We love words. Pair that with our GIF obsession, and ‘Because Internet’ by Gretchen McCulloch was an obvious choice.
It’s a comprehensive look at how the internet is changing the way we use language. Written, typed, spoken, animated language.
You might think we’d be against something that gets in the way of a carefully crafted sentence. But no. Sometimes only a GIF of a cat playing the piano will do.
McCulloch’s argument is that internet culture filtering into language isn’t a bad thing. In fact, it’s a complex, fascinating and satisfying-to-read-about thing.
Language is always changing. And as a key part of our daily communications, the internet plays a huge role in the way that happens. New words and turns-of-phrase are popularised in a matter of months thanks to memes, emails and social media.
Because Internet looks at why.
Expect clear references and explanations, some of which might surprise even the most Instagram-savvy linguist.
Think your obsession with ‘LOL’ is no biggie? Think again. Gretchen paints us as pioneers. Texting and meme-ing our way towards a language revolution. Historians will probably study our tweets in years to come. Stick that on your CV.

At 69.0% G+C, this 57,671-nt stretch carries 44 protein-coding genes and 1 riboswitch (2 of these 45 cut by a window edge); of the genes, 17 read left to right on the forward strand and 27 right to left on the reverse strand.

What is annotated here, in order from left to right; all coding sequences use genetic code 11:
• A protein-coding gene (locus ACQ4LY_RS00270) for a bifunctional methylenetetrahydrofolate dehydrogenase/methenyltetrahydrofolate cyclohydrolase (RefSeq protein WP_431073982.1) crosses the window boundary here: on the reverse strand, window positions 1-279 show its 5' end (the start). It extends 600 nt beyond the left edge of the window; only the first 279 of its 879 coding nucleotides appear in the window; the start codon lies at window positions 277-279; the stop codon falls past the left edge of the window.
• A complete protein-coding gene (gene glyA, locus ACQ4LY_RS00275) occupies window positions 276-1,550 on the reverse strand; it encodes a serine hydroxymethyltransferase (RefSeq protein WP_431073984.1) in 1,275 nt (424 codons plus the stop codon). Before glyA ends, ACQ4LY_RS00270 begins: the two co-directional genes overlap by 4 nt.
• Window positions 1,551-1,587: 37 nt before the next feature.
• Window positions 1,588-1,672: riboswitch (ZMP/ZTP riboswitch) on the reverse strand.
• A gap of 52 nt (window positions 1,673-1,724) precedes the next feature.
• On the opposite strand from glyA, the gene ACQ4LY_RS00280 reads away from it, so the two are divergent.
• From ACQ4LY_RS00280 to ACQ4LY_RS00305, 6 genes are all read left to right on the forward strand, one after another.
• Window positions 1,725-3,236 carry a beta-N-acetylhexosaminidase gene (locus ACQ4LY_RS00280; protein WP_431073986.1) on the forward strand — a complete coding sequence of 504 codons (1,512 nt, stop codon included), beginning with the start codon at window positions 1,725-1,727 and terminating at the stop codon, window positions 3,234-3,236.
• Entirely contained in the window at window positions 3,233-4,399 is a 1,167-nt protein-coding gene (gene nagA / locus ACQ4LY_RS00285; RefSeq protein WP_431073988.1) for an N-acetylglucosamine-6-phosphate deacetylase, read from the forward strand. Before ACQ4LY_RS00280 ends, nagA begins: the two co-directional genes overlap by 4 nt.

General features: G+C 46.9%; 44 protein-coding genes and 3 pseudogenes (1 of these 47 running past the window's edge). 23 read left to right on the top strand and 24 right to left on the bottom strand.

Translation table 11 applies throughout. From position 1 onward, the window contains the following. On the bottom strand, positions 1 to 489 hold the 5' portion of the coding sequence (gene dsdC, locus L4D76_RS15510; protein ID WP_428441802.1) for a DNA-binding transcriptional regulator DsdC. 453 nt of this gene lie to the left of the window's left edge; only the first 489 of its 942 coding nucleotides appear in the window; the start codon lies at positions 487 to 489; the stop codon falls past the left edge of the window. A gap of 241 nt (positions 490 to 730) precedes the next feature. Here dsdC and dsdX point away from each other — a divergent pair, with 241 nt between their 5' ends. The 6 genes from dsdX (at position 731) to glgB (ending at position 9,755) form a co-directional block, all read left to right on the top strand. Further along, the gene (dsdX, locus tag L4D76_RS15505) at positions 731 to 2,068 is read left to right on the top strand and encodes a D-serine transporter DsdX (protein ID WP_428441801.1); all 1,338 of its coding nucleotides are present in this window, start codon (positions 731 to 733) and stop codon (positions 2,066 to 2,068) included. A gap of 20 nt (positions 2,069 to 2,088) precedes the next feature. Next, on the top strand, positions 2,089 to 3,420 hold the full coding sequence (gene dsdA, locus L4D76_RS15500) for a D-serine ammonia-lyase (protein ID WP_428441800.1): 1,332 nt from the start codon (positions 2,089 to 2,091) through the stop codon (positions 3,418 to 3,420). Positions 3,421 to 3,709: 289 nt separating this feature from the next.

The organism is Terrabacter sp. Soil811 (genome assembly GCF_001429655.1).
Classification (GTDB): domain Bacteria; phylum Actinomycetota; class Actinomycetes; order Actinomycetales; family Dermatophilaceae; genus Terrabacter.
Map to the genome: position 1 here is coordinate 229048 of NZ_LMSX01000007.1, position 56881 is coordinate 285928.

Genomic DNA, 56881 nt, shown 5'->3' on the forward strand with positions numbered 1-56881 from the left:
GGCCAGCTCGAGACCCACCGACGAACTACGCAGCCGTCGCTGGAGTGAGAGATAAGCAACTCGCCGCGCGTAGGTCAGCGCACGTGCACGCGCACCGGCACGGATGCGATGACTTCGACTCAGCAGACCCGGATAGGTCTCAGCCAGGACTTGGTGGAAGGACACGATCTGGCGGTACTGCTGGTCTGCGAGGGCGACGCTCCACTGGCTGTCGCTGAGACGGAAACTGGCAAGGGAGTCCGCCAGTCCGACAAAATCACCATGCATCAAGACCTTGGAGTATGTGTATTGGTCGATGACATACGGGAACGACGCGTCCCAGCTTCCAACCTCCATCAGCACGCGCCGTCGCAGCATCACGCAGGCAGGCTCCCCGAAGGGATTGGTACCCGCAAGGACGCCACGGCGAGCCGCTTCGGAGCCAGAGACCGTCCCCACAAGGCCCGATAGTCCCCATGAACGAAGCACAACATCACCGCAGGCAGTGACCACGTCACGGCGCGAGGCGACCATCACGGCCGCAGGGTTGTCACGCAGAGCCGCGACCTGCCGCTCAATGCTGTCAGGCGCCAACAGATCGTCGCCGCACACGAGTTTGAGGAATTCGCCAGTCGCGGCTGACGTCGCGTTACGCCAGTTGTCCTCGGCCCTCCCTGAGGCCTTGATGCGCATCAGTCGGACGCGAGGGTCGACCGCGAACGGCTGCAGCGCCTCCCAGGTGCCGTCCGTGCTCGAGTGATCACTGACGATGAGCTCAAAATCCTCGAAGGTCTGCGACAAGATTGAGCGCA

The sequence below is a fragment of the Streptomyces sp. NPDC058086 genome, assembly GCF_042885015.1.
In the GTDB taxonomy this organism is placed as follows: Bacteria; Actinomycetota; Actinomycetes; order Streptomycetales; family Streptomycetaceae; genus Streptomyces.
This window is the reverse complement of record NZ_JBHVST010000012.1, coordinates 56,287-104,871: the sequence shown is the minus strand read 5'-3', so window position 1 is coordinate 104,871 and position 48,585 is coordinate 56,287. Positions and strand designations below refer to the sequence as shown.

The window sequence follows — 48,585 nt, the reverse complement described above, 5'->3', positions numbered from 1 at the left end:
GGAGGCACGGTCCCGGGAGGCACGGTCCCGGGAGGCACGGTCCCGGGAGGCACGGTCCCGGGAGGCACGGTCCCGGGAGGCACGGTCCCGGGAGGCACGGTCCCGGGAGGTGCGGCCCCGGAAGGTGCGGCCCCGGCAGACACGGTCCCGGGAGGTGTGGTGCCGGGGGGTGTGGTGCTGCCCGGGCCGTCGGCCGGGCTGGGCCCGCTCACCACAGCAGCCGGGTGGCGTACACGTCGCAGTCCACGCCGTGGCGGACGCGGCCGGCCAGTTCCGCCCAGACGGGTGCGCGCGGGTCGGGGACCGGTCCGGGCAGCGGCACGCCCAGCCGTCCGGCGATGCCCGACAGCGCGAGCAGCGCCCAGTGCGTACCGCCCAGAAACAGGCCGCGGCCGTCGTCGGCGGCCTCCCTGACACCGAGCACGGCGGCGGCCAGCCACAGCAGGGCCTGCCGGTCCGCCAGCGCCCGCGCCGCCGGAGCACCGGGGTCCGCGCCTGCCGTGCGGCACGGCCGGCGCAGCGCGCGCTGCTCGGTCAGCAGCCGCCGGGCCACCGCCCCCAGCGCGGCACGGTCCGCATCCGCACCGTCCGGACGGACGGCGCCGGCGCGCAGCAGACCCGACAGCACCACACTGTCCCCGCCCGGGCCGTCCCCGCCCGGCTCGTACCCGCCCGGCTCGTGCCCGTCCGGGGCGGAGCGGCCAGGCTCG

This book gave us a greater appreciation of the nonsensical gibberish we send each other. And so it should – the revolution will not be televised, it will be sent in the form of a dog GIF.
For a book about the internet, Gretchen missed a trick with the layout and formatting. It could definitely have been more user friendly, with shorter, sharper chunks of text. The long winding chapters, although interesting, tend to turn more towards academic evidence than world wide web examples. It’s more War and Peace than The Art of War.
As champions of the clear message, we’ve kept our love of GIFs on the downlow. Until now. Reading this made us feel like a bookish Che Guevara. It taught us to embrace the way that the internet is shaping our language. And even to celebrate it.
It’s a great read. But a word of warning to anyone looking for non-stop pop culture references: there’s also some more serious chat to sift through.
Whether you’re a linguistics obsessive or a social media pro, it’s a great book with a lot of interesting insights.
Chris: “I found it interesting that there’s now a sort of catalogue of the constant movement of language with a universality that means everyone can contribute to it.”
Helen: “This book really changed my perspective on a lot of the ways we talk to each other online. It’s not nonsense, it’s history in the making.”
Alan: “The audiobook is a real giggle. Gretchen is an infectiously enthusiastic narrator, especially when she’s reading out strings of emojis.”